Question: "What did the Israelites do during a mourning period (Deuteronomy 34:8)?"
Answer: In Deuteronomy 34:8, we are told, “The Israelites grieved for Moses in the plains of Moab thirty days, until the time of weeping and mourning was over.” The normal period of mourning for a person in Jewish culture was seven days. Genesis 50:10 notes this as the initial period of mourning for Jacob: “When they reached the threshing floor of Atad, near the Jordan, they lamented loudly and bitterly; and there Joseph observed a seven-day period of mourning for his father.” For a great or well-known person, a longer period of mourning may have been common. When Aaron died, mourning lasted for 30 days (Numbers 20:29).
In the case of Moses, the Israelites mourned for 30 days. It is uncertain what specific mourning practices were in place at the time Moses died, but Judaism includes elaborate practices of mourning the loss of a loved one. Jews often practice the rending or tearing of garments, called k’rah.
Traditionally, a person is buried the same day as his or her death, followed by seven days of mourning. A special meal of condolence is provided after the burial. Mourners remain in the house of mourning with friends and family throughout the week. Prayers are offered, and readings from the Torah are shared. Memorial candles are often lit. Traditional grooming stops, as do marital relations, entertainment, and regular study. In some cases, mourners wait 30 days before cutting their hair.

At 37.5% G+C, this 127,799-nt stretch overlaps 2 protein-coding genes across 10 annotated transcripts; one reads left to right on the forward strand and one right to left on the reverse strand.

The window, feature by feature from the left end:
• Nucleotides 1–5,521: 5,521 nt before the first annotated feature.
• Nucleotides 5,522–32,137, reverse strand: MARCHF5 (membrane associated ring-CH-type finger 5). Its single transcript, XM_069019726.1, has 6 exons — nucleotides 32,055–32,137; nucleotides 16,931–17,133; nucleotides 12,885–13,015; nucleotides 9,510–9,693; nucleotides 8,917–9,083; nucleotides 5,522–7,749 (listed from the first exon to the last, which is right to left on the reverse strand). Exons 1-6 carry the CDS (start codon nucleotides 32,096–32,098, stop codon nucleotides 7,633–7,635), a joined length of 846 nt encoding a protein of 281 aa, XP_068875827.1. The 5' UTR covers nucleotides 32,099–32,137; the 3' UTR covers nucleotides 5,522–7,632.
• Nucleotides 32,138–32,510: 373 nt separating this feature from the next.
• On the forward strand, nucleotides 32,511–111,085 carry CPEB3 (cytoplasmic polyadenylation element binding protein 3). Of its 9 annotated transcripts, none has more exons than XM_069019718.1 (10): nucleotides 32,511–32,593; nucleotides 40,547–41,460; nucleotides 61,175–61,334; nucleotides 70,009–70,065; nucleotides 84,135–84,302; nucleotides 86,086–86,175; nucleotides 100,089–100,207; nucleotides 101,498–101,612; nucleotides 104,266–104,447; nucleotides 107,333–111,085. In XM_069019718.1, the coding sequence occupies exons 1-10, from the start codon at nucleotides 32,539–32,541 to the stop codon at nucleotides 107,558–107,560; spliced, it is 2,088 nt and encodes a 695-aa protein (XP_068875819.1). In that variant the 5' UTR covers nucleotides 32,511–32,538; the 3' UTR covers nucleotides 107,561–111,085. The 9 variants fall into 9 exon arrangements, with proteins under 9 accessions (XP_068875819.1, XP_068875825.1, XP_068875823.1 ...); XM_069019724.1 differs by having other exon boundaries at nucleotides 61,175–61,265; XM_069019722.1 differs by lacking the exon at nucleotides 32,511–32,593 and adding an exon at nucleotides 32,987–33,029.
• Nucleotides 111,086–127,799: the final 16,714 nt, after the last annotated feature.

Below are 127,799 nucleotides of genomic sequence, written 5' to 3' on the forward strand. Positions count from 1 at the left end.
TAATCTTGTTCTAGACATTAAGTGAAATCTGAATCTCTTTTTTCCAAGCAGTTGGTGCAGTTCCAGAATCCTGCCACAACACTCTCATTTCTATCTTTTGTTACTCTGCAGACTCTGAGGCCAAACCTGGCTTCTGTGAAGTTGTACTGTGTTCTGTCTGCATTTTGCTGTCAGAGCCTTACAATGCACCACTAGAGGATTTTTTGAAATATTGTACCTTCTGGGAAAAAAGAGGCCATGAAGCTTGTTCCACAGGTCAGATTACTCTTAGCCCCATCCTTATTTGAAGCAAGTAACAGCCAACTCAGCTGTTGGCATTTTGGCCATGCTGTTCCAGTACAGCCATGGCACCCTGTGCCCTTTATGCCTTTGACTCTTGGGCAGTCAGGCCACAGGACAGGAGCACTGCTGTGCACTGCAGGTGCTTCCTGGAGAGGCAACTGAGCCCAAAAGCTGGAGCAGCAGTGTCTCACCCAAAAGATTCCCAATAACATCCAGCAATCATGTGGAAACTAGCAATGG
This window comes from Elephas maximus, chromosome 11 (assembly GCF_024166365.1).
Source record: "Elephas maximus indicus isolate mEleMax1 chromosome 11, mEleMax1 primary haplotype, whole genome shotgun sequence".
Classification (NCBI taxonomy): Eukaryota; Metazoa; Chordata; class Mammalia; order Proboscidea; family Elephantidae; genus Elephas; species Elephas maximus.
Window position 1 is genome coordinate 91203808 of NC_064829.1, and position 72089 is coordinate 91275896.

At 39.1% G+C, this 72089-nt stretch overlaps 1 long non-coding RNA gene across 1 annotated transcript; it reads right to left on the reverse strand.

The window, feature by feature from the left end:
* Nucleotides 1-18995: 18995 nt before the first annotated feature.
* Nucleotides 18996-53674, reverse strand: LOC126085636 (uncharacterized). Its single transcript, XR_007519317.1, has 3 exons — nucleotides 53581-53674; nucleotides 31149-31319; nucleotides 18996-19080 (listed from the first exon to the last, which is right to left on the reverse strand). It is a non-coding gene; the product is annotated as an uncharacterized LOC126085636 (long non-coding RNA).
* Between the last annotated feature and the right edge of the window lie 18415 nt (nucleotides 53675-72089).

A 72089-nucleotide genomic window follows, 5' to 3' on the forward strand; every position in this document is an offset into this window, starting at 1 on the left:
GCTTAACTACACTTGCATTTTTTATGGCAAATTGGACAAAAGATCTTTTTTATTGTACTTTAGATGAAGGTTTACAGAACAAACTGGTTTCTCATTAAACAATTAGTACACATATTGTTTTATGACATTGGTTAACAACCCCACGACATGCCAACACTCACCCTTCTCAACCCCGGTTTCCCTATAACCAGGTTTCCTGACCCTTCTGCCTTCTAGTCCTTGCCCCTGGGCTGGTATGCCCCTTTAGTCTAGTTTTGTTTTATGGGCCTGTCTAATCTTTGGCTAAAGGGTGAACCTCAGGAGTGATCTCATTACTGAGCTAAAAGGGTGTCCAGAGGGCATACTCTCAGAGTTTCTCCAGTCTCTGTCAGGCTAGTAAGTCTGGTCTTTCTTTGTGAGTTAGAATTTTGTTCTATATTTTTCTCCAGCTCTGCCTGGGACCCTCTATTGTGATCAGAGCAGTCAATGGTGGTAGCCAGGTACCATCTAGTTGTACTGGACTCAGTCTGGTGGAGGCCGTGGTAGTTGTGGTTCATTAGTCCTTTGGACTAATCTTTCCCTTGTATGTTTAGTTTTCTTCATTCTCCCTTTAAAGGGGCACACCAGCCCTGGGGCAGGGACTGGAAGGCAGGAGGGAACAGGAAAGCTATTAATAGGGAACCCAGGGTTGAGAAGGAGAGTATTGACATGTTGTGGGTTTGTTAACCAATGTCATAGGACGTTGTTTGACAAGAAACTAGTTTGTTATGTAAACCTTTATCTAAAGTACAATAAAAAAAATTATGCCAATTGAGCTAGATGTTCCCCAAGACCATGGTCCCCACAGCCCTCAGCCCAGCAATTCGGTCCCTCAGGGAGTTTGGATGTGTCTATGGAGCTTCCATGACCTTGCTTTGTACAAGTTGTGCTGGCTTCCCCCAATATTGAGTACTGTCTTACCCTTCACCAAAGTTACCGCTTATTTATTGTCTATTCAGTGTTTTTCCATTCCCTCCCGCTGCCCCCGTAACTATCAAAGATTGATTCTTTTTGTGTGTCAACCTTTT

The New Testament speaks of mourners’ loud wailing. For example, when Jesus came to the home of the synagogue ruler whose daughter had died, He “saw a commotion, with people crying and wailing loudly” (Mark 5:38). This took place on the same day as the girl’s death, as her body was still inside the home.
Mourning sometimes included shaving one’s head or putting ashes or dust on the head, in addition to rending garments. These actions communicated to everyone that the person was in mourning. Jeremiah 25:34 mentions the actions of a mourner in a judgment on evil rulers: “Weep and wail, you shepherds; roll in the dust, you leaders of the flock. For your time to be slaughtered has come.”
In summary, the formal actions involved in Jewish mourning today have developed throughout history. The 7- and 30-day periods of mourning practiced today are based on examples of biblical leaders, including Aaron and Moses. Though the exact details of mourning at the death of Moses are not known, it is clear there was much weeping and likely rending of garments, abstaining from celebration and work, and remembrance of Moses’ life.